All summer, Michigan players and coaches alike have been swarmed with questions about the offensive line.
And all summer, they responded with resounding confidence.
?We definitely know what people think of us,? said junior guard Ben Bredeson. ?But we know what we need to do for the team to win.?
“Our offensive line will be one strength of our offense this year,? added sophomore center Cesar Ruiz. ?You’ll see.?
Highly touted new offensive line coach Ed Warinner has promoted a simple approach to pass protection that those inside the program expected to work wonders. Outside the program, though, in the media and amongst the fanbases, doubts pursued.
Saturday night, those doubts were quickly reinforced. On 2nd and 6 from the Notre Dame 25 on Michigan?s second drive, Shea Patterson was hit while throwing and Sean McKeon had to play safety to prevent an interception.
The next play, the line imploded on Patterson and a sack pushed the Wolverines out of field goal range.
One drive later, Michigan took advantage of good field position to get down to the Irish 2. But just as soon as they got there, the line couldn?t handle a Notre Dame blitz, pushing the Wolverines back to the 10. Patterson eventually got good protection on the next play but it was too little, too late, and Michigan had to settle for three.
The theme persisted in the second half with the Wolverines getting into the red zone on the second play of the half before Patterson found himself under duress on three straight incompletions, forcing a field goal attempt that resulted in a dropped snap.
Two drives later, Patterson was delivered a bone crunching hit as he released a deep pass down the sideline, resulting in his first Michigan interception.
With Patterson injured on the next drive, redshirt freshman Dylan McCaffrey was washed out of the pocket on nearly every play, culminating in a 4th and 7 incompletion as he was chased down by the entire Notre Dame front seven.
Finally, just as Patterson began to show why he has been deemed Michigan football?s newest savior in the game?s final minute, his pocket once again collapsed in on itself. This time, there was no evading to be done, Patterson was stripped, and the Wolverines came away from yet another big game with a lot of missed opportunities and a tally in the loss column.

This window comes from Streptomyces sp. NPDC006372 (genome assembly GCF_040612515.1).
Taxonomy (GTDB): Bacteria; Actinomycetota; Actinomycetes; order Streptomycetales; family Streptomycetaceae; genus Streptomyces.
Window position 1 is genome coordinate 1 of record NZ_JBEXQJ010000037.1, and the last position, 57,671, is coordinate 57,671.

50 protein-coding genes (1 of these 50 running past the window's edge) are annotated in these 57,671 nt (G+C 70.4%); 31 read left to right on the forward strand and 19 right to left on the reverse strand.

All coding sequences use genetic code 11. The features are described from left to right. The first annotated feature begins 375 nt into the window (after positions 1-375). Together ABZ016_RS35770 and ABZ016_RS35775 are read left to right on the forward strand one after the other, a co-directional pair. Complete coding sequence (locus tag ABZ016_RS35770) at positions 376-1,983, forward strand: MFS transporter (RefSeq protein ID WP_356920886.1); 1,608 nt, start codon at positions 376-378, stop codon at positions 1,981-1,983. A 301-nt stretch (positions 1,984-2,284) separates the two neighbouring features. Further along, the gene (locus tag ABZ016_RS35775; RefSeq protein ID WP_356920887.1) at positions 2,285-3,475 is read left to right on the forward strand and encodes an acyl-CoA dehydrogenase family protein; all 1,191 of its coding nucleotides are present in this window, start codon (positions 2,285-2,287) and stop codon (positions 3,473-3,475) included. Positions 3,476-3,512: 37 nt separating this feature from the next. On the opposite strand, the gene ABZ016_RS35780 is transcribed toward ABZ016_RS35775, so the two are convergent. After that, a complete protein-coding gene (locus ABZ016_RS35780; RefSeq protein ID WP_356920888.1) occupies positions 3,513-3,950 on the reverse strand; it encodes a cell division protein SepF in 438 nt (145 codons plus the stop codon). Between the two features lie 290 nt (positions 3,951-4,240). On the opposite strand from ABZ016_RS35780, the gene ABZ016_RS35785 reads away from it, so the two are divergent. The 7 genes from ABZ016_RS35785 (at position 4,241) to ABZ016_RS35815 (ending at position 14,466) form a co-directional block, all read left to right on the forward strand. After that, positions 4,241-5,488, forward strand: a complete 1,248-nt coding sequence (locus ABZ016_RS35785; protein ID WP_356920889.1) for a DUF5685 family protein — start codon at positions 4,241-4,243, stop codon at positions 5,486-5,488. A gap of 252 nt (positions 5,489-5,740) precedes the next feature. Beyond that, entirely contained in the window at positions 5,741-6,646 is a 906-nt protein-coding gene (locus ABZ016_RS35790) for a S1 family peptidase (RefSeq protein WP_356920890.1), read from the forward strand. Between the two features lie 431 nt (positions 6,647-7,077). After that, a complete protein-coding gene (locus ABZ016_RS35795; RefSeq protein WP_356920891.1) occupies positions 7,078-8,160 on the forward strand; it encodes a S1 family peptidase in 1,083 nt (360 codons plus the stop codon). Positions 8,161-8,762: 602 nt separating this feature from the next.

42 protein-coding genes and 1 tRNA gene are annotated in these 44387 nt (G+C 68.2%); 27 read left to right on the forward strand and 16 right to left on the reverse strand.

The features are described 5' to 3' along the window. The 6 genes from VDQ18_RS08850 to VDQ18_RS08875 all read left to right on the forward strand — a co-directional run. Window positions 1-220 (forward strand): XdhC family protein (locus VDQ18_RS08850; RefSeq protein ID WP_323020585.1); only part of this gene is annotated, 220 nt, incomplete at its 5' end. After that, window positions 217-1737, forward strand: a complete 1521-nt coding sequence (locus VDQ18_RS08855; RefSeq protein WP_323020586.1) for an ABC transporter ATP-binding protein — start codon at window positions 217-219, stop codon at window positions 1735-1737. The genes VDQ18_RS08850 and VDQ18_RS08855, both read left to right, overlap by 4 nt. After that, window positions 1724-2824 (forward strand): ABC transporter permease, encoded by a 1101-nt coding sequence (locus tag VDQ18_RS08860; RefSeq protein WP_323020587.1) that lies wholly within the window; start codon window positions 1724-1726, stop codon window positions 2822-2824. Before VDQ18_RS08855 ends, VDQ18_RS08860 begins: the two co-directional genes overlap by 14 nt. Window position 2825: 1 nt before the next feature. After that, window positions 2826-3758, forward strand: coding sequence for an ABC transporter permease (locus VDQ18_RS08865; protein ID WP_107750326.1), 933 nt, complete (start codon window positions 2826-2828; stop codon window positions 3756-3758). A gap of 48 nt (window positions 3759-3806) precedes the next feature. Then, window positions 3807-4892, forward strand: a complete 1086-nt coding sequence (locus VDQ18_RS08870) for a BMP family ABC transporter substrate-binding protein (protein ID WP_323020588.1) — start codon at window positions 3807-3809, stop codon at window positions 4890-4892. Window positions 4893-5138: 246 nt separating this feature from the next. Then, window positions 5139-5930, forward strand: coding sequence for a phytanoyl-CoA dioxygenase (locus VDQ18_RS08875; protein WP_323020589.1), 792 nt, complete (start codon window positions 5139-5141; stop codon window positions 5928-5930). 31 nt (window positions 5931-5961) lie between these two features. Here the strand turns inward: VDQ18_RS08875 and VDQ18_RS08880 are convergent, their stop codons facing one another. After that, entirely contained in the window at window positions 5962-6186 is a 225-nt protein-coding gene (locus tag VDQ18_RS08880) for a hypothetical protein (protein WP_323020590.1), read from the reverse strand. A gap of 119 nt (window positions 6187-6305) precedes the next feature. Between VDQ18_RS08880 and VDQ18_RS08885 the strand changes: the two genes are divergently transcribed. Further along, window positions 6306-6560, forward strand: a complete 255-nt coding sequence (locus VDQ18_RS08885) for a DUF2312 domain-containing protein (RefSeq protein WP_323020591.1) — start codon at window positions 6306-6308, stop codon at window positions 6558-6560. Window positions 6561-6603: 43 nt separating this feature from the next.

If that list of pass protection failures read tediously, I fulfilled my intention. It reads tediously because it was tedious to watch, much like it has throughout the Harbaugh era.
There may be nothing in football more frustrating than turning touchdown opportunities into three points or field goal opportunities into zero points but thanks to failures on the offensive line, that is what Michigan did last night. It is also what the Wolverines did against Michigan State, Wisconsin, and Ohio State a year ago.
Despite his final stat line, Shea Patterson looked just about all he was advertised to be. He completed 20 of 30 passes and exhibited an excellent deep ball on a 52 yard completion to open the second half. He was the composed pocket presence that Michigan desperately needs. But yet, he was repeatedly hit while passing, sacked out of field goal range, and forced to make quick throws to the flat instead of looking downfield because the pass protection simply was not good enough.
It will likely be good enough against Western Michigan next weekend, and even SMU, Nebraska, Northwestern, and Maryland beyond that. The Wolverines may soon sit at 5-1, and once again, creating a mirage that all is fine.
For that mirage to be reality, its pass protection has serious work to do before Wisconsin comes to town on October 13.